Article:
As Wendi and I enjoyed the first leg of our European trip in Sweden, I eagerly waited for the next leg—the trip to London. The last night in Sweden felt like Christmas Eve when I was a boy. Soon, I told myself, I would be there. Soon, I’d be where my brother went all those years before. Soon, I would be able to go back to my classroom with my own stories.
Knowing that London is a congested city is not the same thing as seeing that congestion firsthand. The tube right out of the airport was long, smelly, and uncomfortable. Westminster Abbey was a morning’s long fight against the throng of people in line constantly nudging me forward. All I wanted to do was stand a little longer at Henry V’s grave, but the human conveyor belt kept pushing me along. Abbey Road proved a disappointment, and the English beer wasn’t much different than the craft brews I drink in Indiana. Trash and debris collected in massive piles everywhere. Those iconic red telephone booths were decrepit and vandalized. Every one of them smelled of high-octane urine—port-a-pots for the teeming numbers of homeless in the city. And everywhere we went there were people—wave after wave after wave of fast-moving, aggressive, rude human beings.
Some parts of London were pretty cool. The Globe theater was incredible, and our specific tour guide offered up a magnificent, well-informed performance for us. But even there, disappointment hovered around us. We had arrived too late in the year and had missed the last performance by less than a week.
With a Little Time Behind Me
In retrospect I realize now that we should have bypassed London and headed for the English countryside. In places such as Liverpool and Birmingham, good times were most likely there to be had. London, however, was a warped Disneyland—a filthy, overcrowded, impolite, magical land of assholes.
Sometimes I wonder whether I would have a different opinion of the city had Wendi not been pick-pocketed. Sometimes I wonder whether I even have the right be “upset by proxy” about it. The Artful Dodger didn’t hit me, after all. My wallet was safely tucked deep in my front pocket. But Wendi had been careful, too. The moment she was robbed happened to be that one moment when, in the midst of juggling, several gadgets and thoughts at the end of a long day, she made herself vulnerable. And as we sat in the hotel room while she tried to contact credit card companies and banks—fighting both time zones and international telephone rules in the process—I kept nursing an anger that needed a target.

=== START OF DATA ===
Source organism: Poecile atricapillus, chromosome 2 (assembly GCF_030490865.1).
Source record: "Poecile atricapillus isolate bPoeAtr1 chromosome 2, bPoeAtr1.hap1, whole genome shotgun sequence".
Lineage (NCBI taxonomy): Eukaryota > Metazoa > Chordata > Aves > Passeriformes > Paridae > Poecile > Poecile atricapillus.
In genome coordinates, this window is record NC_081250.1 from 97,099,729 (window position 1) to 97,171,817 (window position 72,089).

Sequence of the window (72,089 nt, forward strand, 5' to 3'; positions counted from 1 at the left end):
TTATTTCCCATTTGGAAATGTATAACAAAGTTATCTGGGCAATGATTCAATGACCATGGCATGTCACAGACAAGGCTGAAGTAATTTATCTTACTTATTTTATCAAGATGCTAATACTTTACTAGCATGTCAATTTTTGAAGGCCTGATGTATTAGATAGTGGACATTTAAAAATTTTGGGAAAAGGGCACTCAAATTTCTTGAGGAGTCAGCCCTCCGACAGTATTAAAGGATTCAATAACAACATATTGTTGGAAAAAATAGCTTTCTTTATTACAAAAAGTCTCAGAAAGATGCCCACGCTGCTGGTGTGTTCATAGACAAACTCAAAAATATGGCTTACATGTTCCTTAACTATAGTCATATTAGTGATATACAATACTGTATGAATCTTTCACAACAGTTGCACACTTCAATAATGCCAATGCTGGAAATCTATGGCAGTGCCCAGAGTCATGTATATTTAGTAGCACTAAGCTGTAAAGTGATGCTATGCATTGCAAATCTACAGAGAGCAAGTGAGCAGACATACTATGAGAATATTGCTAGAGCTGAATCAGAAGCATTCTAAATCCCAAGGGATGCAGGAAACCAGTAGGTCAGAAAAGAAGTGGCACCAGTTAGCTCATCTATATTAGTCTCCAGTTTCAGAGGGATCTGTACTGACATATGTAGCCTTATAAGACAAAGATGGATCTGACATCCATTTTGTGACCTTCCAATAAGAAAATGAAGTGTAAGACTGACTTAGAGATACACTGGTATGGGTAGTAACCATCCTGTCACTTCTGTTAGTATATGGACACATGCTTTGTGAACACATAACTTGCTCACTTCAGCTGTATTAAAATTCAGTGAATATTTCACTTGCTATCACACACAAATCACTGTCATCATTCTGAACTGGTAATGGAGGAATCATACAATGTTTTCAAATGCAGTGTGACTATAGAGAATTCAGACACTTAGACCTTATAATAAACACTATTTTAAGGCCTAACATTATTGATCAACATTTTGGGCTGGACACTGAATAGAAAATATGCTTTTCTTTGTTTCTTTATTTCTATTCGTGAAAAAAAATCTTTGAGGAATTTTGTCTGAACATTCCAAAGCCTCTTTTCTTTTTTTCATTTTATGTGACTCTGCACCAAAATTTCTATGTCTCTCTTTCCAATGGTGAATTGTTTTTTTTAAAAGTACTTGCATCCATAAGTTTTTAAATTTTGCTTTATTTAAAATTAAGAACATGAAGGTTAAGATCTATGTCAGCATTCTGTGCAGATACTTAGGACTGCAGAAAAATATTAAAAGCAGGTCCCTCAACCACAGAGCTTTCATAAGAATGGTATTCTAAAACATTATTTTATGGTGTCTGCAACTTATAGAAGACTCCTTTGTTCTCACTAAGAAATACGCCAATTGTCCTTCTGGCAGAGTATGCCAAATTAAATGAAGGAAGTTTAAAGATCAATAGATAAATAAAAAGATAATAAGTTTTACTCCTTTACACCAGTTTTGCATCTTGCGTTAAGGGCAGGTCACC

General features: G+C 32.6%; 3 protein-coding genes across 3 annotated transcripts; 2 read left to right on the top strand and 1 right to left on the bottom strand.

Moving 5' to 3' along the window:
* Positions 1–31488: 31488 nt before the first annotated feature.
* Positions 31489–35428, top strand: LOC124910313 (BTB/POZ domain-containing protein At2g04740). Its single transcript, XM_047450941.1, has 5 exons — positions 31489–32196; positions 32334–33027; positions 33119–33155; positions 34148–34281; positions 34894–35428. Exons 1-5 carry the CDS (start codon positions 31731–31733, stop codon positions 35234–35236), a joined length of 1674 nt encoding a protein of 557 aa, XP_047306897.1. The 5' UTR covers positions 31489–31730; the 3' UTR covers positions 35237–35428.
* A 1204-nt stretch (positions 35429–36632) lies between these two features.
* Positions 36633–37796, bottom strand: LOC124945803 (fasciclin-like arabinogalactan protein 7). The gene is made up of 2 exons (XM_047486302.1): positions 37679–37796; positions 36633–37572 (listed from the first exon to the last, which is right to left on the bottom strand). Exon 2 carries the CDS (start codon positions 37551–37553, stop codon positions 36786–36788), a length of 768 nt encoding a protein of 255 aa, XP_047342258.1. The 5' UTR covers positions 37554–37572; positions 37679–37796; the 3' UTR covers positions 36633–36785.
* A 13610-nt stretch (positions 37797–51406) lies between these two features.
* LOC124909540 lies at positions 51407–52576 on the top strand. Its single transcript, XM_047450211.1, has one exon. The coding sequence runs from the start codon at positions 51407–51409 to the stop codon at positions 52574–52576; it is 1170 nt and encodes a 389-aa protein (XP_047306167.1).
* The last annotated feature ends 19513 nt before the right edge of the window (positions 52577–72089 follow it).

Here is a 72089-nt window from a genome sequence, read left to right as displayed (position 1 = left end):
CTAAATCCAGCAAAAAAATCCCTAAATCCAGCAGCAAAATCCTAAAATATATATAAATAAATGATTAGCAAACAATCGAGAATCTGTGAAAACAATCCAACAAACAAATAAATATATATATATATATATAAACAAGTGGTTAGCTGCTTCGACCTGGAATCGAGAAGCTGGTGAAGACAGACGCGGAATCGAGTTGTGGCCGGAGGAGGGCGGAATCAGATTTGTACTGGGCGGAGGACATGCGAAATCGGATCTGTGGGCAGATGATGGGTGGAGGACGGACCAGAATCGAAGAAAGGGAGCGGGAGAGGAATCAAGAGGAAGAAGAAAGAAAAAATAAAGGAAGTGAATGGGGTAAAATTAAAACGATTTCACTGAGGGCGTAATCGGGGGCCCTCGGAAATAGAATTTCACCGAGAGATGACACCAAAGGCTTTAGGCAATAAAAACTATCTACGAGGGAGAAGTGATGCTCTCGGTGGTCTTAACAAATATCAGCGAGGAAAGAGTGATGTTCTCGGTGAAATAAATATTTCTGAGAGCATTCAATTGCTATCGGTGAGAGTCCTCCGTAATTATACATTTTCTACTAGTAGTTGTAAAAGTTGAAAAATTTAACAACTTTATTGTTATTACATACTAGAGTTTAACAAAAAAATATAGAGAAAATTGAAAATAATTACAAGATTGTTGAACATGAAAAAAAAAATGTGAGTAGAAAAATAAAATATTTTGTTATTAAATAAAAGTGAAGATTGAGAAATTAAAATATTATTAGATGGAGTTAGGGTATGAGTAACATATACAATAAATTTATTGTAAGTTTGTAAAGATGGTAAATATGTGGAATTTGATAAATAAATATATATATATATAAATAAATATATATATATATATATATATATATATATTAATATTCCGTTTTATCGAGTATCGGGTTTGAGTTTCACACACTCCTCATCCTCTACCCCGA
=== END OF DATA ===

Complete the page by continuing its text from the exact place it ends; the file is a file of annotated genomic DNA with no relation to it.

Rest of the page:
I still don’t know what to think about whomever stole Wendi’s stuff. Was it a man? A woman? A kid? Were they destitute, needing the money to get through the night? Were they part of a “thieves guild” working the street for their organizer? Both of us begrudgingly respected the thief’s actual skills. The level of dexterity needed to unzip her purse, yank everything out, and disappear into the crowd was—speaking frankly—pretty impressive.
But whether it defined my time in the UK or simply served as one more frustration among many, I boarded our plane at Heathrow happy to be leaving. And when I walked back into my classroom, and had my students open their books to Percy Shelley’s “Ozymandias,” my brother’s time in Merry Old England would remain the benchmark. And I would have to make peace with the fact that the land which had produced some of the greatest poetry put on paper, was now a fetid cesspool of human coarseness.